In the United Methodist Church, there’s always been some power struggles between Bishops (who have power over states/regions in the UMC) and large churches in their area. What is different today is that these large churches are organizing, targeting, and pressuring Bishops who are not even in their regions.
Continuing from yesterday’s conversation, why are these churches extending their power conflict from the local disagreements to challenge bishops who are not part of their direct administrative relationship?
While there are many factors–some more charitable than others–there’s one that hasn’t been articulated as much, and I know readers come to the Hacking Christianity community for those novel approaches.
We look to an unlikely source. Dr. Tom Oden (one of the intellectual forces behind the conservative Confessing Movement) wrote in his 2006 book Turning Around the Mainline a criticism of the Episcopal Church and he made a seemingly Freudian slip:
Their wealth tempts them to presume they still have legitimate control and buyout power over the organizational apparatus of the entire Anglican Communion. (page 86)
Buyout power is relatively understandable when it is a direct relationship: when a megachurch pays a huge apportionment, they expect some privileges from the presiding authorities. We’ve written before about a megachurch in Oklahoma that changes the number of appointed positions (that is, Bishop-selected) rather than hired positions (church-selected) based on whether they like their bishops. That’s a direct power struggle that is understandable (though difficult) in our United Methodist system.
…over distant people?
However, the struggle has mutated into the current situation whereby large church pastors are targeting bishops in regions other than their own in the name of the clergy covenant.
- They are writing against Bishop Talbert who officiated a same-gender wedding.
- They are writing against Bishop Hagiya who resolved two charges against clergy in the PNW.
- They are writing against Bishop McLee who dismissed the charges against Ogletree and Tweedy.
- They are writing against Bishop Carcano who offered asylum to reinstated clergyperson Rev. Frank Schaefer.
Given that all of these bishops are in the West and North and the supermajority of the complainants are in the South, you see my concern about distance. And while one could point out that the Bishops that are receiving the most grief are all ethnic minorities, I’m sure that has nothing to do with it.
This new tendency to target bishops who are distantly removed from the large church’s area is a direct result of that action supported by one large church pastor from Texas in 2008.
- By increasing the number of churches each Bishop is over, the cordial relationship with large church pastors becomes more distant and power variables increase.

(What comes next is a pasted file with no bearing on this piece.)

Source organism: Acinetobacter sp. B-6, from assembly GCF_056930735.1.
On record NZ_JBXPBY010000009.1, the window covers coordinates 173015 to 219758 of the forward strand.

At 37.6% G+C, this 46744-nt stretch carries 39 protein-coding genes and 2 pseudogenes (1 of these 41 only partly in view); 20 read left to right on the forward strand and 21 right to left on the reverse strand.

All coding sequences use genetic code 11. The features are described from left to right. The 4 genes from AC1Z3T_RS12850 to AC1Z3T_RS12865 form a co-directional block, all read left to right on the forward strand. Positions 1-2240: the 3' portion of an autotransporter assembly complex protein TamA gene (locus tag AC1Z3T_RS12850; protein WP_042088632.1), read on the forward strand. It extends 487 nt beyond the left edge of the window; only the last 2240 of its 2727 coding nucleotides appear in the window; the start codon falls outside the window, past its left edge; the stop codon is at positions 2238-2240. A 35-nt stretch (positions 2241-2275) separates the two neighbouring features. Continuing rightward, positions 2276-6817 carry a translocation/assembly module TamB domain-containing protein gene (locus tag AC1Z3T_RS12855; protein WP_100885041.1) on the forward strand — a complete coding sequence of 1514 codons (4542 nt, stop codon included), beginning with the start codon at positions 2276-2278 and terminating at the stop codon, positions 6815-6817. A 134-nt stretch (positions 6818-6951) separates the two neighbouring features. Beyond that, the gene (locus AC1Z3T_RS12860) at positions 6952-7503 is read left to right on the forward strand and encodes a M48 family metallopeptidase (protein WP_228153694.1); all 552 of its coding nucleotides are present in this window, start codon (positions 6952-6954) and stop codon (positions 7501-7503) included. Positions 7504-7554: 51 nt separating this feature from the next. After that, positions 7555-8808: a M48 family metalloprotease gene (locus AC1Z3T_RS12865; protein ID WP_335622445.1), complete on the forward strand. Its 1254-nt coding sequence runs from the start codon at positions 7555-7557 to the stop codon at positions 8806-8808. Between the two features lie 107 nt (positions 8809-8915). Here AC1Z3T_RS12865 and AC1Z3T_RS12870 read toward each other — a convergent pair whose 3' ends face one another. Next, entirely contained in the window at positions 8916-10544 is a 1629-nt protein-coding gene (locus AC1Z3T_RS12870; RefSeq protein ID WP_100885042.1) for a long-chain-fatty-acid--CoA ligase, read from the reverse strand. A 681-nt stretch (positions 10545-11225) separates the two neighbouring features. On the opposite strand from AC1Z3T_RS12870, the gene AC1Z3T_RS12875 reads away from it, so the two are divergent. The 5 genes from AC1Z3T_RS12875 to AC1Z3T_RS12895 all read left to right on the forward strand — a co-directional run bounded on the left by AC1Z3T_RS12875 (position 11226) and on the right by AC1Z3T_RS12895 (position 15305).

- By increasing the distance between clergy, the covenant becomes a list of commandments rather than a relationship.
While one can certainly point fingers at the Biblical Obedience movement for forcing action and reaction from the Bishops, the stage was set by the support of a large church pastor in Texas who was mad at a region that was not his own and decided to use his position to act on it…and it all went downhill from there.
It’s important to trace the lines here for United Methodists because, like the Texas pastor in 2008, a little leverage can go a long way in the UMC.
In short, large churches engaged in a power struggle with their bishops is nothing new. What is different today is that it isn’t large churches that are struggling against their own bishops. It is large churches railing together against Bishops who are not even in their jurisdiction (and thus have no administrative effect on their operations) while wielding threats to withhold incredible amounts of money from the United Methodist Church.
But more importantly, the temptation of buyout power of large church pastors is incredibly seductive. I honestly fear this group of pastors has overreached, and in doing so, they threaten the UMC’s financial position and our clergy covenant moreso than any progressive pastor marrying two dudes could ever do. We need to pray for and encourage our Bishops to stand strong against these incredible forces and find a way for us to live together as a unity in diversity.
- Should the biggest contributors to our United Methodist financial system focus beyond their accountability structure on bishops elected by other jurisdictions?
- Have pastors who have done same-gender weddings done as much damage to the UMC as $12 million potentially taken from its ministry and missions?
Thanks for your thoughts and I hope you enjoyed this series.